Besciamella (White Sauce)


I call this white sauce and not Alfredo, because you will see that my sauce is different from  Alfredo (which is usually just cream and butter).  Mom always made a besciamella sauce, and I do too!  She used this for fettucine Alfredo and as the cheese sauce in her lasagna.  I will describe how to make it now.


4 tablespoons butter (I usually use salted)

4 tablespoons flour

1 qt half and half

1 tsp salt

fresh nutmeg (please buy the whole seed and grind it as needed on a rasp)


Start by making a roux.  That is a fancy French way of saying brown your flour with your butter in a low heat pan!  Actually, there is some technique involved.  Start by adding your butter to a low heat pan.  Let it melt and start to boil just a bit to get the water boiled off.  Then add the flour (I actually add just a touch more butter than flour because some of the butter DOES boil off) to the butter and begin to stir with a wire whisk.

Keep  it over low heat and keep whisking it.  At first it will be very tight and clumped together.  Keep going ( use those elbows).  Soon it will start to loosen a bit.  About the time it starts to loosen, you will smell it start to toast.  You will also see it change color to a light blonde from pasty white.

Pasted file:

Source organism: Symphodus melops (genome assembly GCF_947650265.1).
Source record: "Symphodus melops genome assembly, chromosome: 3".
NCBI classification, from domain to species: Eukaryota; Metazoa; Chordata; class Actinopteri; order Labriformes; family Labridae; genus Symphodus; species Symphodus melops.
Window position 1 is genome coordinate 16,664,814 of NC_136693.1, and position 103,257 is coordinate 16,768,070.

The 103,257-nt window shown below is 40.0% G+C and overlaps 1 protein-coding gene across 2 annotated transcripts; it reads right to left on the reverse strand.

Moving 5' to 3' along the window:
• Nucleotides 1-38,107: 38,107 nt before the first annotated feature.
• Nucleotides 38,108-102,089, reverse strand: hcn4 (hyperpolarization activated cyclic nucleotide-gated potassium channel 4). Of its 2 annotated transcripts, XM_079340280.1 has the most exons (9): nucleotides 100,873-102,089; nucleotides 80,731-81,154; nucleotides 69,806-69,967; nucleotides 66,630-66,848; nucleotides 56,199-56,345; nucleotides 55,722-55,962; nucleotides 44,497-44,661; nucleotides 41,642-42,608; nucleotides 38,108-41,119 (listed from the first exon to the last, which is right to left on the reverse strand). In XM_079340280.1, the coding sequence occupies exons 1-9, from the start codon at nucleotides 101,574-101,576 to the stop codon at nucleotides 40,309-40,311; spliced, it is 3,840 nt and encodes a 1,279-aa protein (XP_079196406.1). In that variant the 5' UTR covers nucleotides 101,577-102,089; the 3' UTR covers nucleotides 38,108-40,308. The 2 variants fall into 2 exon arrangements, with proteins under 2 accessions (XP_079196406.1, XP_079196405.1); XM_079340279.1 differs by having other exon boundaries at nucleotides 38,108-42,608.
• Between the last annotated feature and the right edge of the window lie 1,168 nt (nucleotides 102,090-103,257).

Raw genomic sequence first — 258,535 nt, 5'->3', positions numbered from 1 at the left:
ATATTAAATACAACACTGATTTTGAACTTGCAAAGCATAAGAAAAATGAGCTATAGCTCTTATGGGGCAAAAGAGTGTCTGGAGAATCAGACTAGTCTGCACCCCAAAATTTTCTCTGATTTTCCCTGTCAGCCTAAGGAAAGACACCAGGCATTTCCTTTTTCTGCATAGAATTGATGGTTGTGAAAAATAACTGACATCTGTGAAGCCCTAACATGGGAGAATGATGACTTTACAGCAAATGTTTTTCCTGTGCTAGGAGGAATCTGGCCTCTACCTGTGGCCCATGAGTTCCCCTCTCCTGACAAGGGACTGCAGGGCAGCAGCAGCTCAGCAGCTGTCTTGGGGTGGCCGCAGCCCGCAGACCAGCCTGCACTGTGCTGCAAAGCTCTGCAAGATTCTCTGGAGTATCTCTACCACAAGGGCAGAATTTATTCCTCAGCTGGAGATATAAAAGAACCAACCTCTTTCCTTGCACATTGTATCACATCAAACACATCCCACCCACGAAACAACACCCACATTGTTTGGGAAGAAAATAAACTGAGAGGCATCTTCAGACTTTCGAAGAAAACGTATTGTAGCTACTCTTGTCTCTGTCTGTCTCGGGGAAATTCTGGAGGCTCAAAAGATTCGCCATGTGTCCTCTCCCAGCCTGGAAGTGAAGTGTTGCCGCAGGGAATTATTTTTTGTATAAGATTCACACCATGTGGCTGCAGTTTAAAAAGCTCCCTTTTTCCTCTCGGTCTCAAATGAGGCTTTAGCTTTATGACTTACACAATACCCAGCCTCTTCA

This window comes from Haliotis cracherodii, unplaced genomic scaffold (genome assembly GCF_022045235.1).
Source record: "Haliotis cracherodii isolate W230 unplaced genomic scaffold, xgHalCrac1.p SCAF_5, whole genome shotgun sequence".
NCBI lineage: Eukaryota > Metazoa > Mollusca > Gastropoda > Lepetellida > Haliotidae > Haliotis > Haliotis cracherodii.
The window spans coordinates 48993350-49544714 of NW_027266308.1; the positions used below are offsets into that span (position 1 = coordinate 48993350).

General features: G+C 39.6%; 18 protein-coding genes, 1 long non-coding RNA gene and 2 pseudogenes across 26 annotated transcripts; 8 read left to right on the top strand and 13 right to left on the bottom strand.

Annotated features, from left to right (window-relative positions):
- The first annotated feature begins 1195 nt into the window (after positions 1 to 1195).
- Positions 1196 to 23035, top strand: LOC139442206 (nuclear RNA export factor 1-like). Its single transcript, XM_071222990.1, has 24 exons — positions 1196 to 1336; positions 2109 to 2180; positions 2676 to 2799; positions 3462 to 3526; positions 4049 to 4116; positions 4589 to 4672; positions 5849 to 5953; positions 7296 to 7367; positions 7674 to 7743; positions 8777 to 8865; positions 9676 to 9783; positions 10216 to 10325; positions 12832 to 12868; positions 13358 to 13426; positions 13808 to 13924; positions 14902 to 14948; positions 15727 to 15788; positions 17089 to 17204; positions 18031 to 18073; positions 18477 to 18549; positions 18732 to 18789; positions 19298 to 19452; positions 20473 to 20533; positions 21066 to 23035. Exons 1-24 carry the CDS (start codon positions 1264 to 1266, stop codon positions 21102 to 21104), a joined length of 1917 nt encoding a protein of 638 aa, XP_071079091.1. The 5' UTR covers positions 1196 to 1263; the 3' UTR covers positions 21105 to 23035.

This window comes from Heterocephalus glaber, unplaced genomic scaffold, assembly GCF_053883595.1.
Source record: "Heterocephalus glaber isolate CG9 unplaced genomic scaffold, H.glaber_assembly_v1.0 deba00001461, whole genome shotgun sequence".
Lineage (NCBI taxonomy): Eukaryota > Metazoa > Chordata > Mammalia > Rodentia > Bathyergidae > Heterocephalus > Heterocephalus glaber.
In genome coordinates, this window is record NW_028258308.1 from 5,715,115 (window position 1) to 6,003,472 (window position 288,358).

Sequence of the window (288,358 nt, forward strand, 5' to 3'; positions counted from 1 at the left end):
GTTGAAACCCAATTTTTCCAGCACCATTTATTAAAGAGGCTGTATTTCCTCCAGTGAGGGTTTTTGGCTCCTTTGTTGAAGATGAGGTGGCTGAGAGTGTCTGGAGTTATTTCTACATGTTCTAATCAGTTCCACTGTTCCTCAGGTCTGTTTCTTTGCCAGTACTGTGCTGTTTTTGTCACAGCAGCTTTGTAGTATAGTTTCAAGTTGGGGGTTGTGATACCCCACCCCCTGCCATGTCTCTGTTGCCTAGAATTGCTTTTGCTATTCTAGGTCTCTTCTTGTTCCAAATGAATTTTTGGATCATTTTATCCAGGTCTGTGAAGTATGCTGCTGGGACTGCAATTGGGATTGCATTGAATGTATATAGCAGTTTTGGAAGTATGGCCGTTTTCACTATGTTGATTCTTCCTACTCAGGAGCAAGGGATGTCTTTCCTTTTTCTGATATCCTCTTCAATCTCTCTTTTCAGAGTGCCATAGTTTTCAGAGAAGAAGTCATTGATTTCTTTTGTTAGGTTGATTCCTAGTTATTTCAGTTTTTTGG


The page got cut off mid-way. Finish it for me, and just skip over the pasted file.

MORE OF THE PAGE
Now, take it off the heat and while whisking slowly, start adding the half and half a little at a time.  Take it SLOW!  Add a small amount, then stir it vigorously between additions!  ADD ONLY SMALL AMOUNTS of LIQUID!  If you do this, you will see it get very thick as the starches in the flour bind with the liquid, then as you continue to stir and add, it will start to smooth out.  Finally, when all is added, it will be incorporated and lump-free!

Now add your salt and about six or eight passes of nutmeg over the grater.  Just enough to give it some flavor.  Slowly bring it to a boil, stirring it often.  It will begin to thicken nicely at this point.

You now have a very nice besciamella sauce.  It is ready to be flavored.


Slowly add 1/2 cup of grated Parmesan or Romano (for a nice Alfredo)

Add about two cups of ricotta (for a cheese sauce for lasagna)

You can add garlic and fresh herbs as you like to increase flavor for your preference.  Lots of time I add three cloves of roasted garlic and Romano cheese for a really nice Alfredo.  I top it off with a little fresh flat-leafed parsley for some color. I hate to admit it, but I can and do substitute skim milk a lot of times to save some fat and calories. It is good enough that way for an every day sauce. Ramp it up to whole milke or 1/2 and 1/2 for the special occasions.